Wednesday, September 2, 2009

Honolulu Looks To Ban B.O.

Photograph of a TMC RTS-08(?) taken at Alapa{{...Image via Wikipedia

The city council of Honolulu is considering passing a law that would make it illegal to board city buses if the person in bringing on the bus any "odor" that would unreasonably disturb other or interfere with their use of the transit system. It does not matter whether the odor comes from the person, their clothes, or anything they may have in their possession.

Councilman Rod Tam, one of the co-sponsors of the bill is quoted in the USA Today with the reason the bill is necessary. "As we become more inundated with people from all over the world, their way of taking care of their health is different. Some people, quite frankly, do not take a bath every day and therefore they may be offensive in terms of their odor."

The question becomes, how do you determine what the standard is before someone's earthy aroma is offensive enough to be declared "illegal?" Likewise, what odors shall be deemed offensive? Aside from body odor, there are other odors that could be offensive inside the close quarters of a bus. Things like foods, cologne, or a baby with a full diaper.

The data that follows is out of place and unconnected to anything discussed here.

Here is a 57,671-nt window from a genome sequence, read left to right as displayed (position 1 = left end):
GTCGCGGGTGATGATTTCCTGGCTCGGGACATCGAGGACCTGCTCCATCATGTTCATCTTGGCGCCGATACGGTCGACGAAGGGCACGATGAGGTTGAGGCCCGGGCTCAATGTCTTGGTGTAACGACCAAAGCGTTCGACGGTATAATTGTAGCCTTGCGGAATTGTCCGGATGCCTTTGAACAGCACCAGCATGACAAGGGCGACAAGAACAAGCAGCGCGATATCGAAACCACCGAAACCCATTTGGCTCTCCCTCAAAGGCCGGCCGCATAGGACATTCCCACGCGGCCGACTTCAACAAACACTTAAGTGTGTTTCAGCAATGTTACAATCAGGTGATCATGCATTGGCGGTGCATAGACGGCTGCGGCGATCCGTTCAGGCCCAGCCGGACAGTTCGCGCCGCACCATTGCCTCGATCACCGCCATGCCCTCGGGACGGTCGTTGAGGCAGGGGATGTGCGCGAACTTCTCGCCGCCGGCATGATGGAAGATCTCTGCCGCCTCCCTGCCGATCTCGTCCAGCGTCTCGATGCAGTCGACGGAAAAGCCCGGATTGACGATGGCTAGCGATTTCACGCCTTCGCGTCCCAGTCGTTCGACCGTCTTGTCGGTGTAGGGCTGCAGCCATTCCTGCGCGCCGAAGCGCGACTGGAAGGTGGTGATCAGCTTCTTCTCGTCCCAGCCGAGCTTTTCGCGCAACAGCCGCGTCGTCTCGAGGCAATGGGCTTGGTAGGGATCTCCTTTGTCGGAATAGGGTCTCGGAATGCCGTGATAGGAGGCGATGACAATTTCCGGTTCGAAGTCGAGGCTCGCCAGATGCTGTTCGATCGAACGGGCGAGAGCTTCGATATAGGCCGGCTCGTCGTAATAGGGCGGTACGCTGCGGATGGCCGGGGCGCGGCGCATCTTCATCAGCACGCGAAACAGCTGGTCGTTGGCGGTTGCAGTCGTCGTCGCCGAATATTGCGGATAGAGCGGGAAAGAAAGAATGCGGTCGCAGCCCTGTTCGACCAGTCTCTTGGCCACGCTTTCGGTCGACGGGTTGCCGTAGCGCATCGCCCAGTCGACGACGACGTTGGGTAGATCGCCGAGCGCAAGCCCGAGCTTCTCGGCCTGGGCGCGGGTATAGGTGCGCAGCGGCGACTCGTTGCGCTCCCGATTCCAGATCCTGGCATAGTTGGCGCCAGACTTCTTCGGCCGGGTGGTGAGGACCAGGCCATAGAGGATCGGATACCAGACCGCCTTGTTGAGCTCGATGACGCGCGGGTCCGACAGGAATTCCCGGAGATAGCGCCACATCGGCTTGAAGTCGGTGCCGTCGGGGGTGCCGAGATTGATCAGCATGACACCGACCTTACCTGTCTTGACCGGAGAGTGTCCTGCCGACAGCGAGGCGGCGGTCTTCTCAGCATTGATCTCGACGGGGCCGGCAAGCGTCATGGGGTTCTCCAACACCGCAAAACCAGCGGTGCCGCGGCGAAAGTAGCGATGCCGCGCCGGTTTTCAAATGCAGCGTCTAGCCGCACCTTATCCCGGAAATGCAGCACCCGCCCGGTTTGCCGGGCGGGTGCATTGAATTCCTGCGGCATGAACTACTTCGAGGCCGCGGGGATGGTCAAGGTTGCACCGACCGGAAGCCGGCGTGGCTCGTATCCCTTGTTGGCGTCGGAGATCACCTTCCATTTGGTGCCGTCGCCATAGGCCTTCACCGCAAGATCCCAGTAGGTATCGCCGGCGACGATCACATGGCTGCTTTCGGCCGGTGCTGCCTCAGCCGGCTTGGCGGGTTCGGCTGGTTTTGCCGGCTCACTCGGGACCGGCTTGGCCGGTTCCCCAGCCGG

Some people, myself included, are more sensitive to some odors than others. For instance, I used to work with a couple people who would put on some much cologne/perfume that you could walk down an empty hallway and smell their perfume. Or worse yet, they would leave their scent in the elevator. That always made my eyes water. One time, a supervisor who wore excessive amounts of cologne, slapped me on the back and I smelled like him for hours.

I know that I would not want to be sitting next to somebody who stunk to high heaven. I can understand how people would complain about the bad smell on public transit. What I don't get is how you could realistically enforce such legislation. I could see it opening the door for all sorts of litigation.

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  1. This is a tough one because while I think its a great concept I agree with you that it will open the door for litigation and God knows we have enough of that going on. I'm not sure exactly what would be an ideal manner with which to hand this situation. Interesting article though, thanks for sharing. I'm going to post this link on my facebook page.

  2. Yeah, this is impossible to enforce. Riding the bus is a lot more fleeting than working with Mr. Stinky who wears too much cologne for 8 hours a day. That's brutal.

  3. Tough to legislate common sense.



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